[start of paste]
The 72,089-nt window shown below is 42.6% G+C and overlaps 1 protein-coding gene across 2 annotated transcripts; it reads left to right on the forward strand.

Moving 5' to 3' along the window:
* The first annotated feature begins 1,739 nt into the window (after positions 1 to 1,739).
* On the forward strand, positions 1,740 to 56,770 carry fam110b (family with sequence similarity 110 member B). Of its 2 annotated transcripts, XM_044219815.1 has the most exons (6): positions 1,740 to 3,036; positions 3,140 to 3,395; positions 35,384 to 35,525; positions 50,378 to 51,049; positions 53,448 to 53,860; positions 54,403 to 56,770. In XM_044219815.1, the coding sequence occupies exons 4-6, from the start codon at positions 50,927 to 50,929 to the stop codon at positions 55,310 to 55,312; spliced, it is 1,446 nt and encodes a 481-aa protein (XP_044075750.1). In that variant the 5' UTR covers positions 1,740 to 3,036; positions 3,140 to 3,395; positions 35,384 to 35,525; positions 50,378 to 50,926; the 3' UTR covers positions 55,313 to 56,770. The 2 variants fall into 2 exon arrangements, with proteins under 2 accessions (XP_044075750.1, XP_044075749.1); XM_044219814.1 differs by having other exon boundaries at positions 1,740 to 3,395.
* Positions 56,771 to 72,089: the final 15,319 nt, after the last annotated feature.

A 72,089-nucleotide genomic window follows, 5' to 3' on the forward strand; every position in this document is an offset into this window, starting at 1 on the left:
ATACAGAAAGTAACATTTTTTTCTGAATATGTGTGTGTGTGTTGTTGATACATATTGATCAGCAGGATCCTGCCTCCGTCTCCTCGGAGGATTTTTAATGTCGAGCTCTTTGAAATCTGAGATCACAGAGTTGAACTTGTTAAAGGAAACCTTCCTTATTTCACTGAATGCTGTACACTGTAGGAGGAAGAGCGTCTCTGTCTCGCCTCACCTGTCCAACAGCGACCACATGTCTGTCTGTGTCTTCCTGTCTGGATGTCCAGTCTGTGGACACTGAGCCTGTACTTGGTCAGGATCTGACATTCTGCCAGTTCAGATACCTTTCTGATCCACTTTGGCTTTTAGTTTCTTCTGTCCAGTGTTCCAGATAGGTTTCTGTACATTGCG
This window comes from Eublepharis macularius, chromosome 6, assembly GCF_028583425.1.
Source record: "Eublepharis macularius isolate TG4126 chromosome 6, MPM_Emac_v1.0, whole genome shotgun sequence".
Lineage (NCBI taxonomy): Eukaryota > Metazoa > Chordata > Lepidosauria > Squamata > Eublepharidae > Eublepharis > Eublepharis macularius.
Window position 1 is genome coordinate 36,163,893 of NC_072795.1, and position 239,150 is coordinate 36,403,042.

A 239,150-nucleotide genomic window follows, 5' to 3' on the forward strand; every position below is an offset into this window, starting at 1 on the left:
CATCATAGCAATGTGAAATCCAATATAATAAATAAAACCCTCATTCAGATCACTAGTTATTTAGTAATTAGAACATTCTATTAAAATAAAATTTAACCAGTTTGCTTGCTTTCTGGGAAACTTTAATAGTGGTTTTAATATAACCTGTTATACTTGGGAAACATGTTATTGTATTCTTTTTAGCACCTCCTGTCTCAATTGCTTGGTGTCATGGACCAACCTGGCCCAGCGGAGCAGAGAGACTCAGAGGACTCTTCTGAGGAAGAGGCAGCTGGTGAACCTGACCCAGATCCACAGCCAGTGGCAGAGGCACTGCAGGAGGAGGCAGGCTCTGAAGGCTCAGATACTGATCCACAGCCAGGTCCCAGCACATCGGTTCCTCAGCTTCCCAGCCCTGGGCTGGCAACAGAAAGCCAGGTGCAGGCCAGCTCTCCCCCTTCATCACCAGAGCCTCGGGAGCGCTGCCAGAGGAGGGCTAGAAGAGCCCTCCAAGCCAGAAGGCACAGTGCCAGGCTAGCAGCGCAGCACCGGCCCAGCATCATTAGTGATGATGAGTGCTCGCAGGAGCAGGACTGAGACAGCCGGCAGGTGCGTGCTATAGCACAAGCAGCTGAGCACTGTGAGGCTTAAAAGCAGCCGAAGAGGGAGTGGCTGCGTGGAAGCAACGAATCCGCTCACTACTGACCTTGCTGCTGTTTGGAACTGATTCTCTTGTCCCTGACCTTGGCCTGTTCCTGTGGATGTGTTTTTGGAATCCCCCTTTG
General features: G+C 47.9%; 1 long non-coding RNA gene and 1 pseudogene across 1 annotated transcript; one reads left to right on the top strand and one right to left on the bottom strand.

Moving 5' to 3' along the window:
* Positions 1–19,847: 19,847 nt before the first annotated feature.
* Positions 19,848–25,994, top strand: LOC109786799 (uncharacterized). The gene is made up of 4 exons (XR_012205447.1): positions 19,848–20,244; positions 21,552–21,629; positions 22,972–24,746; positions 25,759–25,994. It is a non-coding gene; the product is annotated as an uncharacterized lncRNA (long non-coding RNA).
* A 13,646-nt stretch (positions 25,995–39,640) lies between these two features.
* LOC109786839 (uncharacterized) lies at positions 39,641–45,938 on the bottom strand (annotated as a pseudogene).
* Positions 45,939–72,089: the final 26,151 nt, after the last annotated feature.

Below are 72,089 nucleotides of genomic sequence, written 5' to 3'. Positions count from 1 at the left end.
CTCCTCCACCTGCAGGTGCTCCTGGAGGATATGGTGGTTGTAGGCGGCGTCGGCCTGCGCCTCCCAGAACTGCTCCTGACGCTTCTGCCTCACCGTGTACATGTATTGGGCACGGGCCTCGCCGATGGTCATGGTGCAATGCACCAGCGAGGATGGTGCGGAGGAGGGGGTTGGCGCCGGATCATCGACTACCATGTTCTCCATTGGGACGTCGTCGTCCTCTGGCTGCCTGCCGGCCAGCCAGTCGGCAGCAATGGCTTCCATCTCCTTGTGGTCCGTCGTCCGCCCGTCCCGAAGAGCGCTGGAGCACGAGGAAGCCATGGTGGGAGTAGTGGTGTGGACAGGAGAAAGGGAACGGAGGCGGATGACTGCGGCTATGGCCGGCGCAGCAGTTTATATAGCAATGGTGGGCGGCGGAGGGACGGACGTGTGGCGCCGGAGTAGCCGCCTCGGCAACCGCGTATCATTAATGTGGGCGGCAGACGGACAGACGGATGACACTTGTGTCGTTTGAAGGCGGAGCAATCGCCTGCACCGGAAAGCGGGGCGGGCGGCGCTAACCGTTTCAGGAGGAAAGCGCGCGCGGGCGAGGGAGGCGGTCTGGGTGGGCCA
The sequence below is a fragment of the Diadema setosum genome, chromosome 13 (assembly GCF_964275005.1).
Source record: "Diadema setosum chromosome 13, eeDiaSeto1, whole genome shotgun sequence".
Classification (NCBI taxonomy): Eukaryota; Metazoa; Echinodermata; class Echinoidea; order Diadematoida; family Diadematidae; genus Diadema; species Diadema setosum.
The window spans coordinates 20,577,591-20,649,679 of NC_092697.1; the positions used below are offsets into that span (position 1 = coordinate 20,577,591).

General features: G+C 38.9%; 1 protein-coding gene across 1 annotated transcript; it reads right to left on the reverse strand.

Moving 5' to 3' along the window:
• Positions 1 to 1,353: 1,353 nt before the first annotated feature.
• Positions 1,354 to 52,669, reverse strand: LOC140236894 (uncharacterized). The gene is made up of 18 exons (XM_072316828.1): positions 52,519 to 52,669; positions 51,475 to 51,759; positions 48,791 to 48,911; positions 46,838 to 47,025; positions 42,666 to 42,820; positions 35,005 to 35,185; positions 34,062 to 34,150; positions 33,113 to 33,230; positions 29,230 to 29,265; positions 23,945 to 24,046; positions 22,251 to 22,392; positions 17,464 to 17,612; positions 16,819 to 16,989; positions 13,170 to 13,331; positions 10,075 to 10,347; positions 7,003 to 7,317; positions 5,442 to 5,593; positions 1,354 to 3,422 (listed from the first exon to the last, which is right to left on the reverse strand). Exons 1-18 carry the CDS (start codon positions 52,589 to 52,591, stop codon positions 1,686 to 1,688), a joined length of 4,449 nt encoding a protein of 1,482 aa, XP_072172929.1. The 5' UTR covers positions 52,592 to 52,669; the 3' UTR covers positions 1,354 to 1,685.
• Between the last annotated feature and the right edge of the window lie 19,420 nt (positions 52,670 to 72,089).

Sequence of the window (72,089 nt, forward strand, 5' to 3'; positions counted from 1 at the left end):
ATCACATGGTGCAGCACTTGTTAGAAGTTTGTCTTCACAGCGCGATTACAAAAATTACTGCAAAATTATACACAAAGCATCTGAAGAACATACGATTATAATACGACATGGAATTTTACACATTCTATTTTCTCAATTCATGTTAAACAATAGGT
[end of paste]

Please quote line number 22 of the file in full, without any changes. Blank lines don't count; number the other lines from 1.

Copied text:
CTCCTCCACCTGCAGGTGCTCCTGGAGGATATGGTGGTTGTAGGCGGCGTCGGCCTGCGCCTCCCAGAACTGCTCCTGACGCTTCTGCCTCACCGTGTACATGTATTGGGCACGGGCCTCGCCGATGGTCATGGTGCAATGCACCAGCGAGGATGGTGCGGAGGAGGGGGTTGGCGCCGGATCATCGACTACCATGTTCTCCATTGGGACGTCGTCGTCCTCTGGCTGCCTGCCGGCCAGCCAGTCGGCAGCAATGGCTTCCATCTCCTTGTGGTCCGTCGTCCGCCCGTCCCGAAGAGCGCTGGAGCACGAGGAAGCCATGGTGGGAGTAGTGGTGTGGACAGGAGAAAGGGAACGGAGGCGGATGACTGCGGCTATGGCCGGCGCAGCAGTTTATATAGCAATGGTGGGCGGCGGAGGGACGGACGTGTGGCGCCGGAGTAGCCGCCTCGGCAACCGCGTATCATTAATGTGGGCGGCAGACGGACAGACGGATGACACTTGTGTCGTTTGAAGGCGGAGCAATCGCCTGCACCGGAAAGCGGGGCGGGCGGCGCTAACCGTTTCAGGAGGAAAGCGCGCGCGGGCGAGGGAGGCGGTCTGGGTGGGCCA